Everything. I don’t care what film school teaches you, a director needs to know everything. Film school will teach that the director’s purpose is to simply worry about the acting; that shots, lighting, set design, and more, those are all up to other people. No. A good director will have knowledge with all of the parts of a project. I even argue with my director of photography about what color temperature we should be shooting at. If a director can’t bring everything together, then he’s simply a guide for the actors. When I work with my director of photography, Tom Valko, I tell him the framing of the shot, what’ll happen in it, and the camera movement. I try to make his job as simple as possible: Light it. The same goes for everyone else I have the opportunity of bringing onto my sets. The director needs to have everything planned out and visioned to make the crew do exactly what they should and nothing more. It’s a daunting task, but it’s definitely worth it.

WHAT METHOD OF DIRECTING DO YOU PREFER TO USE?

My methods of directing. Hmm. I guess you could say I really like to establish a close, personal connection with everyone on set. I’m not the classic director with the megaphone. I feel that makes everyone either feel intimidated or stressed to be bossed around. I talk to people one on one. I’ll pull an actor or actress aside, away from everyone else, and coach them through what I’m visioning, rather than yell at them above everyone. I feel that making this connection is vital to keeping everyone positive on set. On the set for Joan Red, I actually spent a day with the actress who played the mother, Michelle Peterson, to get to know her better rather than step right in and start directing her. A good director needs to make people realize he’s not the boss of the set, that he simply wants to bring his vision to life in a positive, effective manner.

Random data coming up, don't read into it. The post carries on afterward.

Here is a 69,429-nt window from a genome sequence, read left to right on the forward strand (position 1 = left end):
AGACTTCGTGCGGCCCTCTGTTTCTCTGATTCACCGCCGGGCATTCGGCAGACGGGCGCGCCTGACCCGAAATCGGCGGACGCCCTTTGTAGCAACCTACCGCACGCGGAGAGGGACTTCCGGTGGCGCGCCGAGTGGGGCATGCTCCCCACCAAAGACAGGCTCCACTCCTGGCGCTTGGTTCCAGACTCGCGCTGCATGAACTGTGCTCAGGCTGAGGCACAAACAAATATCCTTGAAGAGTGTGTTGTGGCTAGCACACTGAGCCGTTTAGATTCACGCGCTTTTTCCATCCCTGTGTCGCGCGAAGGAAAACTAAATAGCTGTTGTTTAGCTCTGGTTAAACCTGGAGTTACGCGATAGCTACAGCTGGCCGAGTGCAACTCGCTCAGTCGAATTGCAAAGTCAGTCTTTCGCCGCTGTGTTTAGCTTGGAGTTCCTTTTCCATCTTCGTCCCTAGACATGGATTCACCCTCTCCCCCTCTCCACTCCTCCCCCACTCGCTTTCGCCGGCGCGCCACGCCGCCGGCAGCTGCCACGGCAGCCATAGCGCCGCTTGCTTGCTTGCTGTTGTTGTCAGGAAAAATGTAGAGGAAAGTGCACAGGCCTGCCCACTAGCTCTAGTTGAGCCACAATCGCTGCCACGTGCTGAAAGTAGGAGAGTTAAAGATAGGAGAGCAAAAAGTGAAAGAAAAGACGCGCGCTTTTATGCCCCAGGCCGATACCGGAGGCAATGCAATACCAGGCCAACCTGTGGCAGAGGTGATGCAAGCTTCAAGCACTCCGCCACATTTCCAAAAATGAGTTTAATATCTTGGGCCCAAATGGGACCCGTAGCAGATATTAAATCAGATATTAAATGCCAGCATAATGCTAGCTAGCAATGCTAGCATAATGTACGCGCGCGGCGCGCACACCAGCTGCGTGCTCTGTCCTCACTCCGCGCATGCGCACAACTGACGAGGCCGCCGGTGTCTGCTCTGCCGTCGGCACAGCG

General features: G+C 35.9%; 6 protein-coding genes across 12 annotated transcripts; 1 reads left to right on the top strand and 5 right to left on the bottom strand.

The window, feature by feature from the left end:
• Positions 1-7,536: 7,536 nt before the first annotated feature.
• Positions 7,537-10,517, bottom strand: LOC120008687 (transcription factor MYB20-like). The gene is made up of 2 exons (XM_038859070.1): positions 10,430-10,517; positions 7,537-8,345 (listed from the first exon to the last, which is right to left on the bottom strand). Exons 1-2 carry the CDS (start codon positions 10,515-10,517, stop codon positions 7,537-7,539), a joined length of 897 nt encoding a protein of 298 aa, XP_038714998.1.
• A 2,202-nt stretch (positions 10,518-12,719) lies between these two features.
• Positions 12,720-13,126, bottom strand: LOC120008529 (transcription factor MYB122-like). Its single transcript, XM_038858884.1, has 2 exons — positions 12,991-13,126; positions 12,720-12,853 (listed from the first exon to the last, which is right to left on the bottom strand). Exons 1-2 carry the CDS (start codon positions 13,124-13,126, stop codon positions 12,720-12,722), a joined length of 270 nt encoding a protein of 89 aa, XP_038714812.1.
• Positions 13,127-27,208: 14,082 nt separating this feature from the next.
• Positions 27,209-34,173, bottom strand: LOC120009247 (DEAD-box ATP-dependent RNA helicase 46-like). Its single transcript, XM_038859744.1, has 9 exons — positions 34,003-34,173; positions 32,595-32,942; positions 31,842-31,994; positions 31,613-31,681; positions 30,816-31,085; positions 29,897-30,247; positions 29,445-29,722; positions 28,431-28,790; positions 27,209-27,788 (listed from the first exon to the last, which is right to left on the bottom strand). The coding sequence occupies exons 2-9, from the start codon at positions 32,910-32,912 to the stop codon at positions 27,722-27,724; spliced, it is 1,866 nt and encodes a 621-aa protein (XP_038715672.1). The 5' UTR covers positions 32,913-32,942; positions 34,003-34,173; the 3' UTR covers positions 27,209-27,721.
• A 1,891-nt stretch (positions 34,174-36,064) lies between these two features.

WHICH DIRECTOR HAVE YOU MOST BEEN INSPIRED BY?

There’s no way I can name just one. I’m friends with so many directors, and they’ve all inspired me in one way or another. Matt Alonzo showed me that it’s possible to keep pushing and keep the projects rolling, to not quit at just 3 or 4 a year. I think that guy pumps out 30 or 40 music videos a year. Michael Chait has been a really good friend of mine. He’s been my “quality check” to ask myself why I’m not shooting on a higher level. Then there’s my two Detroit boys, Gerard Victor and Dante Marshall. They’ve taught me the true spirit behind film, and that you should always keep positive and laid back with everything. Finally, my favorite feature film directors would have to be the Hughes brothers (Book of Eli), Ridley Scott (Black Hawk Down, American Gangster), Tony Scott (Man on Fire, Taking of Pelham 123) and Roland Emmerich (Day After Tomorrow, Independence Day, Godzilla).

WHAT IS THE ULTIMATE GOAL FOR YOU AS A DIRECTOR?

My ultimate goal is to make my way up to a feature film. Note that I said make my way up. I think a big problem with the generation today is they simply say “I want to make a movie”, but don’t realize that you can’t just do that. You need to build up to it. Doing your own short films can do that. But that won’t get your name out there a whole lot if you haven’t worked with a lot of people. Music videos and commercials will do that, and investors will see that. It’s probably bold to say, but I really do want to start developing and pushing my plans for my first feature by the time I’m 24 or 25. In Hollywood, that’s unheard of. But with how things are going these days with both technology and your ability to get your name out there, maybe I’ll be able to show the industry it’s possible.